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Influence of Missing Observations on Estimated Rates of Decline in Health Status

Research output: Contribution to conference - Without ISBN/ISSN Posterpeer-review

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Publication date2003
Number of pages0
<mark>Original language</mark>English
EventAmerican Thoracic Society - Seattle, United States
Duration: 16/05/200321/05/2003

Conference

ConferenceAmerican Thoracic Society
CountryUnited States
CitySeattle
Period16/05/0321/05/03

Abstract

Hierarchical linear model (HLM) estimates of rates of change are used increasingly in COPD. We tested the effect of differential dropout between treatment arms on HLM and simple linear regression (REG) estimates of decline in health status measured using SGRQ data obtained from 149 patients 6-monthly for 3 years (7 observations/patient). 50% of patients were randomly allocated as 'dropouts', from whose data the last 1 or last 4 observations were removed to model different times in the 'study'. All data were retained in the remaining patients 'completers'. There were no differences in HLM or REG decline rates from complete data sets of the two groups (P>0.05). Mean decline rates are tabulated by group and number of missing observations (high score=faster decline).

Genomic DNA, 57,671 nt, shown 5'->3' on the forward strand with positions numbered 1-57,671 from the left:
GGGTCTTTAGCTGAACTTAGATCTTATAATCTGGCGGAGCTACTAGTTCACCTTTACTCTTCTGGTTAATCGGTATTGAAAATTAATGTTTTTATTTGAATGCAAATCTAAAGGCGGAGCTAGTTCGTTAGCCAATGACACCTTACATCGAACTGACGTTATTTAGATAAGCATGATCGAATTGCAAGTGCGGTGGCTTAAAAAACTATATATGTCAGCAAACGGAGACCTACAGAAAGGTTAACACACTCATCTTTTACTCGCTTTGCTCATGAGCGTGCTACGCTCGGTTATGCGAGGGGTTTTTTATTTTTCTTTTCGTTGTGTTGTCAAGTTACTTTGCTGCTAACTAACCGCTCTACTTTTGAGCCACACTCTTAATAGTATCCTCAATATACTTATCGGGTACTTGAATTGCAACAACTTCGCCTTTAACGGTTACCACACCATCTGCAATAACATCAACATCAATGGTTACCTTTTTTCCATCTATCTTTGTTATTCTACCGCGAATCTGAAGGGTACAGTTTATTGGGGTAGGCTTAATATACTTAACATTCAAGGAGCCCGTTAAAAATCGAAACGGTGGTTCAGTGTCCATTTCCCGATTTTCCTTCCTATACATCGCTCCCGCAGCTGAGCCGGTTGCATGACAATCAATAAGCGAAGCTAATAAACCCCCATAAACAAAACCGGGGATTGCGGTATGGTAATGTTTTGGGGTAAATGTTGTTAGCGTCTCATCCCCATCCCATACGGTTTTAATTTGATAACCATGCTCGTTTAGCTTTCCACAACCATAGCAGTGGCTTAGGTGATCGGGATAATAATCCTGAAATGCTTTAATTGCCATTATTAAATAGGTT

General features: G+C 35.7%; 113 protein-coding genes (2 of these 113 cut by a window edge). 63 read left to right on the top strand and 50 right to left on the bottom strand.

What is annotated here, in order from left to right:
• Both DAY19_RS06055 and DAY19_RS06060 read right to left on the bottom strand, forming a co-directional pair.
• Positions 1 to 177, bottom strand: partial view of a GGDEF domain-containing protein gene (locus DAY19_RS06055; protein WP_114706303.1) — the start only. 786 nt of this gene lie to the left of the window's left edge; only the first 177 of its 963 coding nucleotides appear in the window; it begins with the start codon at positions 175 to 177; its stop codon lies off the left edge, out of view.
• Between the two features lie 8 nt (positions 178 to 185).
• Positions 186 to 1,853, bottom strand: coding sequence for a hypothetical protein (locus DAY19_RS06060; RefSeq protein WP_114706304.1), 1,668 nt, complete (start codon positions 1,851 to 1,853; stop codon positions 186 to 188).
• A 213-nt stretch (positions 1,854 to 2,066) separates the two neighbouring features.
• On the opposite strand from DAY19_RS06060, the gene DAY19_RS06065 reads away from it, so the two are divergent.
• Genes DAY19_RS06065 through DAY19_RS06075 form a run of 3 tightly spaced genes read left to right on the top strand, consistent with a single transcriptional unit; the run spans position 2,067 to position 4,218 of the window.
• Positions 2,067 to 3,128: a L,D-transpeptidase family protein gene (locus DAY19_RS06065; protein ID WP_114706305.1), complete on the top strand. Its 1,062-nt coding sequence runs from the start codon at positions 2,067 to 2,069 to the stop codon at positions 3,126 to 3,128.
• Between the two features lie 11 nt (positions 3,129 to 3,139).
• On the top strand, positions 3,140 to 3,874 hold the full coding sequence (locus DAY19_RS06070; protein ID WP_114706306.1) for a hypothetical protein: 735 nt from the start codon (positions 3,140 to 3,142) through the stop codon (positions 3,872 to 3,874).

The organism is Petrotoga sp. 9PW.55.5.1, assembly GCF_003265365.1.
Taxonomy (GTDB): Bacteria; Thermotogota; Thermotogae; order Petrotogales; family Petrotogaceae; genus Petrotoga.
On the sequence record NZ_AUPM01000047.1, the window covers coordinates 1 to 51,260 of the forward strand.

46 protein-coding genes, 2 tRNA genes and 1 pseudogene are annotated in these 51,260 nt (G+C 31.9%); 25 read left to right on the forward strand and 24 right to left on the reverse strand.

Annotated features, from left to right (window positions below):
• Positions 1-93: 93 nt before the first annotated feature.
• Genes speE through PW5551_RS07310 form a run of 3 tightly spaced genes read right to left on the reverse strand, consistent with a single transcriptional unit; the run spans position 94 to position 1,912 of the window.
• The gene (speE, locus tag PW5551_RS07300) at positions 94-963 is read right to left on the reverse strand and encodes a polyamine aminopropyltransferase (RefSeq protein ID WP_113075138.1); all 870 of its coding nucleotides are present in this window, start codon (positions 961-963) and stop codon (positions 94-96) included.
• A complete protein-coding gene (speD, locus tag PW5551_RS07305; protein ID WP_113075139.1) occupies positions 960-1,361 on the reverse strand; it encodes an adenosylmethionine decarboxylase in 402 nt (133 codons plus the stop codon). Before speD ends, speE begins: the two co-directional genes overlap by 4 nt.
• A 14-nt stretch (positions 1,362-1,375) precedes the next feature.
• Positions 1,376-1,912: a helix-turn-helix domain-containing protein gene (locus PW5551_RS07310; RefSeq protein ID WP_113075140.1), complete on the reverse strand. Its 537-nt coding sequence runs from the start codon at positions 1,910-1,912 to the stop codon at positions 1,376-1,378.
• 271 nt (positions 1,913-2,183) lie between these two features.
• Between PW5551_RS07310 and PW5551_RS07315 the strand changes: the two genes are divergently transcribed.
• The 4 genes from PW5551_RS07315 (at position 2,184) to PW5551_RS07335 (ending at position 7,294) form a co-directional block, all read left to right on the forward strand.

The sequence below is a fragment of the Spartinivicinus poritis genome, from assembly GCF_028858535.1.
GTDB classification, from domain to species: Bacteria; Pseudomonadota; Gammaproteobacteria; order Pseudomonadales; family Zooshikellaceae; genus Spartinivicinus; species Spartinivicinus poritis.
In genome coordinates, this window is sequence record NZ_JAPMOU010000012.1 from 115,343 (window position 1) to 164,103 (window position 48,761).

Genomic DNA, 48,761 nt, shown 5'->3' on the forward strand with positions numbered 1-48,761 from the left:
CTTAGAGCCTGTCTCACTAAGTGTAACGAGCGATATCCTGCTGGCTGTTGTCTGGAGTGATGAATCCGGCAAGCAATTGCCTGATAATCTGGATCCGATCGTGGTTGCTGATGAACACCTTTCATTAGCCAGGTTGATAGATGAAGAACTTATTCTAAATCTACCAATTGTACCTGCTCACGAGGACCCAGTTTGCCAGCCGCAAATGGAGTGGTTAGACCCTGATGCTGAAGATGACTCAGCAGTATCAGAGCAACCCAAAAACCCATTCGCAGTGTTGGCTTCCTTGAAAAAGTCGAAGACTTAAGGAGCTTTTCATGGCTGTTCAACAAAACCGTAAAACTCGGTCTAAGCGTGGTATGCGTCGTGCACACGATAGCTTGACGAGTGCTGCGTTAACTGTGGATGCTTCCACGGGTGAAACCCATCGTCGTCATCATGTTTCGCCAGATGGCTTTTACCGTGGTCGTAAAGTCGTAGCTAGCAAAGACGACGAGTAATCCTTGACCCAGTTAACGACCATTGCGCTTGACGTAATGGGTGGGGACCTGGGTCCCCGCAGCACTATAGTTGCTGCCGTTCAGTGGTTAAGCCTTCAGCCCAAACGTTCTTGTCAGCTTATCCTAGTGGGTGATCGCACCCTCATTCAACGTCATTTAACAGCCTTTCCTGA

[Table]
In 'dropouts' decline rates increased as missing data increased (i.e. period in "study" decreased), but the distribution of HLM decline rates (the SD) decreased while SD of REG estimates increased. In 'completers', the REG decline rates were stable, but the HLM decline rates increased as missing data increased in the 'dropouts'. These two methods of estimating decline rates respond differently to differential study dropout with important implications for longitudinal studies in COPD.
This abstract is funded by: GlaxoSmithKline

Sunday, May 18, 2003 8:15 AM